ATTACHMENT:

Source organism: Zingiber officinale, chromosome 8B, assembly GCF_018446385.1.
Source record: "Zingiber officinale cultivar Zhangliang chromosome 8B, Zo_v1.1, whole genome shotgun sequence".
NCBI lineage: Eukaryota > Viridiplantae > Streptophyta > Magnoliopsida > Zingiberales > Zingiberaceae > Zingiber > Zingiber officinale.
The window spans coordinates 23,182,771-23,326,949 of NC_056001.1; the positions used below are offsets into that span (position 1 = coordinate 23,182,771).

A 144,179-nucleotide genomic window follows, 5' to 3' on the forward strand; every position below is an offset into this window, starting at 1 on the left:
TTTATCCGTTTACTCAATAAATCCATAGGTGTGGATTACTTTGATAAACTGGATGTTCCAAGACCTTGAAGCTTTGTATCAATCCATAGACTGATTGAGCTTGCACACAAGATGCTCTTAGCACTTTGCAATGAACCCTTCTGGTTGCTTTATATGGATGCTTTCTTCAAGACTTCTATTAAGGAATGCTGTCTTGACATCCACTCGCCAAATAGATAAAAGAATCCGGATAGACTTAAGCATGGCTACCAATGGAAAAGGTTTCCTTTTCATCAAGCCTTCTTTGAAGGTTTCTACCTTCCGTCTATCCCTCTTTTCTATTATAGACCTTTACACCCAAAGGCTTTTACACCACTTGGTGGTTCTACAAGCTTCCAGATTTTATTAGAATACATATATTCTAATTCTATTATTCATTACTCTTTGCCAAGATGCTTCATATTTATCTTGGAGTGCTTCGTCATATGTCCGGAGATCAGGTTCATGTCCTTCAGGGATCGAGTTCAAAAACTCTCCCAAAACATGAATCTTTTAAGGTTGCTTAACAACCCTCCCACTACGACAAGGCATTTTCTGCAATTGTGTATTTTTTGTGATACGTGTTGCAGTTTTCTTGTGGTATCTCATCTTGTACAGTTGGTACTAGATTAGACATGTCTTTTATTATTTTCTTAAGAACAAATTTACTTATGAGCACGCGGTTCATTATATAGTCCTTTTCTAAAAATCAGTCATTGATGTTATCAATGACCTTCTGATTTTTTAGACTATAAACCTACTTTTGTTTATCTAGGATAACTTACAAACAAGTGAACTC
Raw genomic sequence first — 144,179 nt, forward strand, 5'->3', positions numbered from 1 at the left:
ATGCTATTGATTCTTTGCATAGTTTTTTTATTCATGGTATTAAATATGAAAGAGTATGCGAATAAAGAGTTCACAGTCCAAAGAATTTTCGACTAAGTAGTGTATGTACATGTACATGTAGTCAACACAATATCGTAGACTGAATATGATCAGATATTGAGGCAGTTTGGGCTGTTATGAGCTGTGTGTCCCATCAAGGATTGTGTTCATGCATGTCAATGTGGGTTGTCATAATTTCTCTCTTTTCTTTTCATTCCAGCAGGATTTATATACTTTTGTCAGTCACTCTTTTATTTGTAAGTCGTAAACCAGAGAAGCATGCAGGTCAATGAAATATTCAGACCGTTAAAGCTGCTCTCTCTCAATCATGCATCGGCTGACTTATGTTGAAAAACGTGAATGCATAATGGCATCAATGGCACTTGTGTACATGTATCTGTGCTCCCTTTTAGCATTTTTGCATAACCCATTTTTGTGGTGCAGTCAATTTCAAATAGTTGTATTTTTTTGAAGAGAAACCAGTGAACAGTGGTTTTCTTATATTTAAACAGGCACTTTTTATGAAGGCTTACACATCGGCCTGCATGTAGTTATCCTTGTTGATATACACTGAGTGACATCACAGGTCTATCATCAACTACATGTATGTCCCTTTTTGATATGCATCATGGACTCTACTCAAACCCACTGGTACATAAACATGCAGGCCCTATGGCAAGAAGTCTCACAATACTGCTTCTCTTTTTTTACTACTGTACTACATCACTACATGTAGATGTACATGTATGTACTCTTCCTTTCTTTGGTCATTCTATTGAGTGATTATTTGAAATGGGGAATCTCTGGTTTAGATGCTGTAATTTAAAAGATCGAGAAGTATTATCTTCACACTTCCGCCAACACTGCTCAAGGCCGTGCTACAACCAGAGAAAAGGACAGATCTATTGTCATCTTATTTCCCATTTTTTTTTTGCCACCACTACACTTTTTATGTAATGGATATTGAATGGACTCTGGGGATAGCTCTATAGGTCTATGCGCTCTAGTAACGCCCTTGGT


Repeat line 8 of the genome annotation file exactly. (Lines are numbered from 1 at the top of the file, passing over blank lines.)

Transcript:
ATGCTATTGATTCTTTGCATAGTTTTTTTATTCATGGTATTAAATATGAAAGAGTATGCGAATAAAGAGTTCACAGTCCAAAGAATTTTCGACTAAGTAGTGTATGTACATGTACATGTAGTCAACACAATATCGTAGACTGAATATGATCAGATATTGAGGCAGTTTGGGCTGTTATGAGCTGTGTGTCCCATCAAGGATTGTGTTCATGCATGTCAATGTGGGTTGTCATAATTTCTCTCTTTTCTTTTCATTCCAGCAGGATTTATATACTTTTGTCAGTCACTCTTTTATTTGTAAGTCGTAAACCAGAGAAGCATGCAGGTCAATGAAATATTCAGACCGTTAAAGCTGCTCTCTCTCAATCATGCATCGGCTGACTTATGTTGAAAAACGTGAATGCATAATGGCATCAATGGCACTTGTGTACATGTATCTGTGCTCCCTTTTAGCATTTTTGCATAACCCATTTTTGTGGTGCAGTCAATTTCAAATAGTTGTATTTTTTTGAAGAGAAACCAGTGAACAGTGGTTTTCTTATATTTAAACAGGCACTTTTTATGAAGGCTTACACATCGGCCTGCATGTAGTTATCCTTGTTGATATACACTGAGTGACATCACAGGTCTATCATCAACTACATGTATGTCCCTTTTTGATATGCATCATGGACTCTACTCAAACCCACTGGTACATAAACATGCAGGCCCTATGGCAAGAAGTCTCACAATACTGCTTCTCTTTTTTTACTACTGTACTACATCACTACATGTAGATGTACATGTATGTACTCTTCCTTTCTTTGGTCATTCTATTGAGTGATTATTTGAAATGGGGAATCTCTGGTTTAGATGCTGTAATTTAAAAGATCGAGAAGTATTATCTTCACACTTCCGCCAACACTGCTCAAGGCCGTGCTACAACCAGAGAAAAGGACAGATCTATTGTCATCTTATTTCCCATTTTTTTTTTGCCACCACTACACTTTTTATGTAATGGATATTGAATGGACTCTGGGGATAGCTCTATAGGTCTATGCGCTCTAGTAACGCCCTTGGT